• #13 Education and orders Rectify oneself first when issuing orders.
  • #14 Dealing with difficulties Act decisively to eliminate the cause of chaos.
  • #15 Looking ahead Be farsighted and cautious when planning.
  • #16 Observation Commit one's self to strive only for success.
  • Quotes from Zhuge Liang
    • “ Those who are skilled in combat do not become angered, those who are skilled at winning do not become afraid. Thus the wise win before they fight, while the ignorant fight to win. ”    
    • “ Nothing is harder to see into than people's nature . The sage looks at subtle phenomena and listens to small voices . This harmonizes the outside with the inside and the inside with the outside . ”    
    • “ To overcome the intelligent by folly is contrary to the natural order of things; to overcome the foolish by intelligence is in accord with the natural order. To overcome the intelligent by intelligence, however, is a matter of opportunity. ”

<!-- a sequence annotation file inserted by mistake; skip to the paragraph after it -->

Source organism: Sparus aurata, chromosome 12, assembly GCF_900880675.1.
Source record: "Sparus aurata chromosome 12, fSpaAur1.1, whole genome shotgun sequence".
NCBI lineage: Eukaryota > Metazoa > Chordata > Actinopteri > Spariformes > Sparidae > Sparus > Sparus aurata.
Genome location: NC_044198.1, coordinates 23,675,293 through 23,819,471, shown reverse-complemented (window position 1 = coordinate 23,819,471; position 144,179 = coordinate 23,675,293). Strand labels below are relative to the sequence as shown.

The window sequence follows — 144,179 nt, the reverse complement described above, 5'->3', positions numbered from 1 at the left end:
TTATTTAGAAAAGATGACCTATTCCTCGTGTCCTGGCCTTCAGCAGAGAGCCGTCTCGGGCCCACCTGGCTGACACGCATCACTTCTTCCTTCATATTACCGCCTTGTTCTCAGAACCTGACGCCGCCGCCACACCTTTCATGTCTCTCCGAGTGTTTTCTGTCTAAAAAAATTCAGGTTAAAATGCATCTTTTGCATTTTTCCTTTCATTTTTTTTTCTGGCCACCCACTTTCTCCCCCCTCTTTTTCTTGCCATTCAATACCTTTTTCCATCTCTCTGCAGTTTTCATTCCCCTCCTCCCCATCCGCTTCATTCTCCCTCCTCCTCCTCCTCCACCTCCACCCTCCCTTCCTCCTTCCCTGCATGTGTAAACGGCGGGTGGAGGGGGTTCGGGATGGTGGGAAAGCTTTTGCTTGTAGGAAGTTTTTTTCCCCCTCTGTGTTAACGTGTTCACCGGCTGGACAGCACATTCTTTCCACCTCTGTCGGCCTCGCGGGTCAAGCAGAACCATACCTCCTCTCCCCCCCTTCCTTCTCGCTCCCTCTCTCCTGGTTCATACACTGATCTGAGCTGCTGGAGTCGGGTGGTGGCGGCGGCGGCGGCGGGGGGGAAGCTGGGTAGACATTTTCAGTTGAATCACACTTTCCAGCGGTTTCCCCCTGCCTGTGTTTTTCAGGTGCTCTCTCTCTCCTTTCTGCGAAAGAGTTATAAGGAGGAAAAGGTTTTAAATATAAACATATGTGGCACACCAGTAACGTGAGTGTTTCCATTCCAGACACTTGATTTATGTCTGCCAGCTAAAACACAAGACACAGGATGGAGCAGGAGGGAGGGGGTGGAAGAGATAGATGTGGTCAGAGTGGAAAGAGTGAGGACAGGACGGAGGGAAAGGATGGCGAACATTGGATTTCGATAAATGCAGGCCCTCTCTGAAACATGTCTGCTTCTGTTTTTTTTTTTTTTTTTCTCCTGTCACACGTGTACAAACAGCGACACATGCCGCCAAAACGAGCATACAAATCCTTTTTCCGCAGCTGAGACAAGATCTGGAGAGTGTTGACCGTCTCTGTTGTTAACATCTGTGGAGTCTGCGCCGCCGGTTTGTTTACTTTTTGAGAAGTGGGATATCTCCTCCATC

• “ An enlightened ruler does not worry about people not knowing him; he worries about not knowing people . ”
  • Quotes from Zhuge Liang
    • “ Nothing is harder to see into than people's nature . The sage looks at
    • subtle phenomena and listens to small voices . This harmonizes the outside
    • with the inside and the inside with the outside . ” (from the Records of the Loyal Lord of Warriors)
    • 6) “ Detach from emotions and desires; get rid of any fixations. ”
    • 7) “ The loss of any army is always caused by underestimating the enemy. Therefore gather information and watch the enemy carefully. ”